1. Qatar Airways seeks 10 percent stake in American Airlines
The state-owned Qatar Airways is making an unsolicited attempt to buy a 10 percent stake in American Airlines, the U.S. carrier said in a filing with the Securities and Exchange Commission. Qatar Airways CEO Akbar al-Baker reportedly approached his counterpart at American Airlines about Qatar's interest. The Middle Eastern airline has grown from a small regional carrier to a global competitor with 150 destinations. American has accused Qatar and other Gulf rivals of unfairly fueling their growth with government subsidies, and American CEO Doug Parker said he was "bewildered" by Qatar's move. "Why an airline we are aggressively fighting would want to take a stake makes no sense," he said. Any stake of more than 4.75 percent would have to be approved by American's board, which has yet to receive formal notice from Qatar.
2. Big banks pass first round of annual stress tests
The 34 biggest U.S. banks all passed the first round of the Federal Reserve's annual stress tests, which are designed to assess their fitness to withstand economic shocks. The big banks, such as JPMorgan Chase and Bank of America, would face $383 billion in loan losses in the Fed's worst scenario. That is an improvement over last year, and the banks have high-quality capital far above the threshold that regulators demand. "This year's results show that, even during a severe recession, our large banks would remain well capitalized," said Fed Governor Jerome Powell. "This would allow them to lend throughout the economic cycle, and support households and businesses when times are tough." Morgan Stanley trailed its rivals on a key leverage measure for a second straight year. Last year it had to resubmit its plan to pay out capital to shareholders in the second round of tests. Results from that round come next week.
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3. Workers at companies touted by Trump brace for layoffs
Workers at a Boeing factory in Charleston, South Carolina, learned Thursday that the aircraft maker would scrap nearly 200 jobs, five months after President Trump visited the factory to tout his push to create U.S. jobs. "Our competition is relentless, and that has made clear our need as a company to reduce cost to be more competitive," Boeing said in a statement. In Indianapolis, more than 600 employees at a Carrier air-conditioning company plant are facing layoffs next month, despite Trump's assurance six months ago that he had worked out a deal with Carrier to cancel a move of jobs to Mexico and save nearly all of the Indianapolis positions. "The jobs are still leaving," said Robert James, president of United Steelworkers Local 1999. "Nothing has stopped."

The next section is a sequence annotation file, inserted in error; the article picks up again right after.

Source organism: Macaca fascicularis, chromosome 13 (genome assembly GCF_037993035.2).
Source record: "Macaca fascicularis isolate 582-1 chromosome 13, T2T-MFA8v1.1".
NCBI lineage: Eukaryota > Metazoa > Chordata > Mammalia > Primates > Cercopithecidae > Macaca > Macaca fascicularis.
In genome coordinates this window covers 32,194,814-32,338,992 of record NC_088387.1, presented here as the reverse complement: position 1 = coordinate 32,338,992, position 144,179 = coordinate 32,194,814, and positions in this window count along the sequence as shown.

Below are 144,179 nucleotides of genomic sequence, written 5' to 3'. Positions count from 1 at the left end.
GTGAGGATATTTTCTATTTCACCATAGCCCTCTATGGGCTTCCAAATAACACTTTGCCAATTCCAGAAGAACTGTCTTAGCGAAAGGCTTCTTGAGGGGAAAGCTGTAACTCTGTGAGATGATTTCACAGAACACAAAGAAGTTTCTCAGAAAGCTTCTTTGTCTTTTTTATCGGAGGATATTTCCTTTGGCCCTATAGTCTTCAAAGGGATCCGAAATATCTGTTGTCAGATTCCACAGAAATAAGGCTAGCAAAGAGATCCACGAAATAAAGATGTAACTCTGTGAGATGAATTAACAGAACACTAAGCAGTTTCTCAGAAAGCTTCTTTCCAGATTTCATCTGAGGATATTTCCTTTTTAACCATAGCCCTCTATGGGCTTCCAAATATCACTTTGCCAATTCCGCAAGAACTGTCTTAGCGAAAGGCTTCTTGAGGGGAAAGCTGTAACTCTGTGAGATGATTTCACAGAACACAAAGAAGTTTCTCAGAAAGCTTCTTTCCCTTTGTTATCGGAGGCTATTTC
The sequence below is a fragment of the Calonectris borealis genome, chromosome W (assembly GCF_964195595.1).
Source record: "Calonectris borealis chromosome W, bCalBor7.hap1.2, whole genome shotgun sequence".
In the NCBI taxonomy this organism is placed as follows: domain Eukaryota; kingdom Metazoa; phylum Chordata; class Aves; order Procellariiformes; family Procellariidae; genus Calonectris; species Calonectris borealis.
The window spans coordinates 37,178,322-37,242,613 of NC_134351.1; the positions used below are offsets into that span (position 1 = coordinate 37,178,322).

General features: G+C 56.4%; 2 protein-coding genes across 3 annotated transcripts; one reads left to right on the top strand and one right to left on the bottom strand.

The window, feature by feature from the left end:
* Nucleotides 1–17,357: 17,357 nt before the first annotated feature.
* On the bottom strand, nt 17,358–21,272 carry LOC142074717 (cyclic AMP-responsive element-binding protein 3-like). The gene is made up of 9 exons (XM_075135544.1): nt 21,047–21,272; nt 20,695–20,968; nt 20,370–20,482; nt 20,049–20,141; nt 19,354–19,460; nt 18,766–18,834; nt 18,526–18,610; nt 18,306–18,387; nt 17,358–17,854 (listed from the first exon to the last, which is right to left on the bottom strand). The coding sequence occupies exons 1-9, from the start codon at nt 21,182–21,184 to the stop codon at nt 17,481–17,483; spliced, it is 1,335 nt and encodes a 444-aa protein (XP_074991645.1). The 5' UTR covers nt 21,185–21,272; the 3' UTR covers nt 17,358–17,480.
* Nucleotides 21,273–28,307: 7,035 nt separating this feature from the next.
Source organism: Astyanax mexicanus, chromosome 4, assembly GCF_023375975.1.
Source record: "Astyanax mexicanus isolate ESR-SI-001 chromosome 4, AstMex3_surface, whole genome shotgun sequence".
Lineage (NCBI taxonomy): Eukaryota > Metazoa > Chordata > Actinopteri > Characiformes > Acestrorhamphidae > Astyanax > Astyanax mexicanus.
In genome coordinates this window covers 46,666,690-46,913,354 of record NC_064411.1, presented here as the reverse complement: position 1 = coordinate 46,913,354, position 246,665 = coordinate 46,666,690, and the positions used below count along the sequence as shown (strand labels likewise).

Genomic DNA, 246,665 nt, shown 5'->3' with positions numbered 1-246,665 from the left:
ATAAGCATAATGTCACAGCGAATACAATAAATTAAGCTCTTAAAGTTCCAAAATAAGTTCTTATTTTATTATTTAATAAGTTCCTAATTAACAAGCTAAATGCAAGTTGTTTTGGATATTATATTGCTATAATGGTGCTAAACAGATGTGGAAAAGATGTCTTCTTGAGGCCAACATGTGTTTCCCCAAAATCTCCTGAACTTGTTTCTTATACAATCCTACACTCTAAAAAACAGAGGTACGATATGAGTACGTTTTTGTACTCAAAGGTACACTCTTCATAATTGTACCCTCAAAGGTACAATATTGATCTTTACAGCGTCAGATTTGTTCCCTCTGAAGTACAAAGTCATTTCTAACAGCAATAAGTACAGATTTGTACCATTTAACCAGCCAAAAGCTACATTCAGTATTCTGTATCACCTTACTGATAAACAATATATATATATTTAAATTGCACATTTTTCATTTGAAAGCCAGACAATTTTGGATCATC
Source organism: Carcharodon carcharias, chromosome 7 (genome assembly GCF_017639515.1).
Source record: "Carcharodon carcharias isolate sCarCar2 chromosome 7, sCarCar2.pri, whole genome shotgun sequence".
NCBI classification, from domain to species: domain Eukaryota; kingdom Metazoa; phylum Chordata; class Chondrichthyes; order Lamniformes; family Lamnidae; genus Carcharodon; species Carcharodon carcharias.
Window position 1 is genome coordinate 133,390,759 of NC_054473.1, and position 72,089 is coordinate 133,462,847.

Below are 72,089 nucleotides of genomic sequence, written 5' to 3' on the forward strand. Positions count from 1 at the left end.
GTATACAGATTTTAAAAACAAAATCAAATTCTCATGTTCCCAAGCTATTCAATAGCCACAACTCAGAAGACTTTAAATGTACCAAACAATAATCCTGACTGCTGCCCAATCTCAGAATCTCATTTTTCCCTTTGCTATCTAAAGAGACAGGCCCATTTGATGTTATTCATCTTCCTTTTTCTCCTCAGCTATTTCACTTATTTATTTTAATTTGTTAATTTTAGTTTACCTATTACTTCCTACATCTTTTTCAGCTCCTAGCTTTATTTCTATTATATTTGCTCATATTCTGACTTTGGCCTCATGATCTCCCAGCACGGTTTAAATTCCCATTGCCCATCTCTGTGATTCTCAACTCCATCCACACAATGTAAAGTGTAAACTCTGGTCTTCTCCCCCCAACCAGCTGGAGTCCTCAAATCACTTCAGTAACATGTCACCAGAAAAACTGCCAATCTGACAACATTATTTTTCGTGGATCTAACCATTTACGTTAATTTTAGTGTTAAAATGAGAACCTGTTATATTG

4. Coal company sues John Oliver and HBO for mocking report
Coal company Murray Energy and its CEO, Robert Murray, are suing Last Week Tonight host John Oliver, HBO, and Time Warner for defamation, claiming that on his June 18 show Oliver made a "callous, vicious, and false" attack on them and the entire coal industry. The defamation suit, filed in West Virginia, said Oliver accused a "maliciously planned attempt to assassinate the character and reputation" of Murray and his Ohio-based company. In the segment, Oliver said it was wrong for President Trump to say that reducing regulations on coal companies helps out-of-work coal miners, because they "are not all in the same boat." He also described Murray, 77, as a "geriatric Dr. Evil" whose company fought against safety regulations and said former President Barack Obama's push for mine safety hurt the coal industry. HBO said it did not believe anything in the show violated Murray's rights or those of his company.
5. Regulators propose record fine for alleged robocall mastermind
The Federal Communications Commission on Thursday proposed a record $120 million fine for a Miami man, Adrian Abramovich, accused of orchestrating a massive robocall effort to sell vacation timeshares and other products. The regulators said the alleged scam operation faked local numbers mimicking the victim's area code and three-digit prefix, a technique known as "neighbor spoofing" believed to increase the odds that even skeptical people will answer a call. People who took the calls got an automated message urging them to press a number to hear "exclusive" vacation deals from major brands such as Hilton, Marriott, and Expedia, but instead were directed to a front operation for timeshare companies in Mexico. The FCC said Abramovich's companies made 96,758,223 calls, more than a million a day, over one three-month period.
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